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John 13:6

ESV He came to Simon Peter, who said to him, “Lord, do you wash my feet?”
NIV He came to Simon Peter, who said to him, 'Lord, are you going to wash my feet?'
NASB So He *came to Simon Peter. He *said to Him, 'Lord, You are washing my feet?'
CSB He came to Simon Peter, who asked him, "Lord, are you going to wash my feet? "
NLT When Jesus came to Simon Peter, Peter said to him, 'Lord, are you going to wash my feet?'
KJV Then cometh he to Simon Peter: and Peter saith unto him, Lord, dost thou wash my feet?

What does John 13:6 mean?

Jesus is performing a grimy, lowly, humble chore: washing the feet of the disciples (John 13:4–5). This is something only done by servants and slaves—never by a master for his own subjects. This is why Peter initially responds with an expression of disbelief. The disciples have shown an interest in power and prestige (Mark 9:34; Luke 9:54), so Peter wouldn't be appalled to think "someone" would wash his feet. What he objects to is that Jesus would do it. His question is meant along the lines of, "why are You, Jesus, doing this, instead of someone else?"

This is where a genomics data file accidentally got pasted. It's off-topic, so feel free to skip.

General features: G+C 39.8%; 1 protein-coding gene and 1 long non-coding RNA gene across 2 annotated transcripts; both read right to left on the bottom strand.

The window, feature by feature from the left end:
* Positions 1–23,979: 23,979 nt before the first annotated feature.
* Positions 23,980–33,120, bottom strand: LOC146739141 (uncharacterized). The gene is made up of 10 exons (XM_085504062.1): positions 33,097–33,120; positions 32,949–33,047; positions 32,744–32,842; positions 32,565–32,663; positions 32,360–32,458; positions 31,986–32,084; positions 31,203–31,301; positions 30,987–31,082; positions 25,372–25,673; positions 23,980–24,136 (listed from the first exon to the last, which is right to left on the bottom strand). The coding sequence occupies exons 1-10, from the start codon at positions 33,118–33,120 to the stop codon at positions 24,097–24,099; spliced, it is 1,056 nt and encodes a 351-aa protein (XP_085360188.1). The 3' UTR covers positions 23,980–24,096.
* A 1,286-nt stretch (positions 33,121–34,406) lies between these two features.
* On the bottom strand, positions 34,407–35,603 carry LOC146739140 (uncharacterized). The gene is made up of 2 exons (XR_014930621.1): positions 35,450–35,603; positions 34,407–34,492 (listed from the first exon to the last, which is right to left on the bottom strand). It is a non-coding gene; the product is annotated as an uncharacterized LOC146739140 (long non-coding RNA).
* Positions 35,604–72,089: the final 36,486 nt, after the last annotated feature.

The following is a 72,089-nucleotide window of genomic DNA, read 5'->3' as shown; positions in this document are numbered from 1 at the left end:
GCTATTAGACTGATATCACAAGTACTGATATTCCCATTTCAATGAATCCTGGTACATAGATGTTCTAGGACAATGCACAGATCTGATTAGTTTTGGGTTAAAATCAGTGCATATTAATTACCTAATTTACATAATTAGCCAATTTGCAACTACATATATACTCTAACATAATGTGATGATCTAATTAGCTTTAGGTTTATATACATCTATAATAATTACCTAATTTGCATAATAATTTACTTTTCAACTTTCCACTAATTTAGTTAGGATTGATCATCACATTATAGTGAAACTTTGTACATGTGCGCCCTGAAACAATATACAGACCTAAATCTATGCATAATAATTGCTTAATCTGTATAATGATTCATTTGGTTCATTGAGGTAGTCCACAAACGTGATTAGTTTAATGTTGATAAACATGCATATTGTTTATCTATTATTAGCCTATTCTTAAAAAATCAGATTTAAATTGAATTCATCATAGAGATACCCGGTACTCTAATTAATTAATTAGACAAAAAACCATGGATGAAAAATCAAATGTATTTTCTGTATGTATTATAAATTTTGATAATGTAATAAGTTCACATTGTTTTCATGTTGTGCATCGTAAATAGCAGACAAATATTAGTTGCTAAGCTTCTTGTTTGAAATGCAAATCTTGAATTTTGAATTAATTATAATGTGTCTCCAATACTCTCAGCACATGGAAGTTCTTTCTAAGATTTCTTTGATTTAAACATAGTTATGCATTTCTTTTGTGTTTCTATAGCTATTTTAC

The answer given later is that humble servanthood is something followers of Christ are obligated to pursue. Jesus is unquestionably the Master, and if He will serve others, those who claim His name must do so, as well (John 13:12–16). In the short term, Peter will misunderstand Jesus' intentions, and ask to be made entirely clean. This provides an opportunity to explain the difference between being spiritually "bathed," once-and-for-all, versus being "washed" on a regular basis (John 13:9–10).
What is the Gospel?
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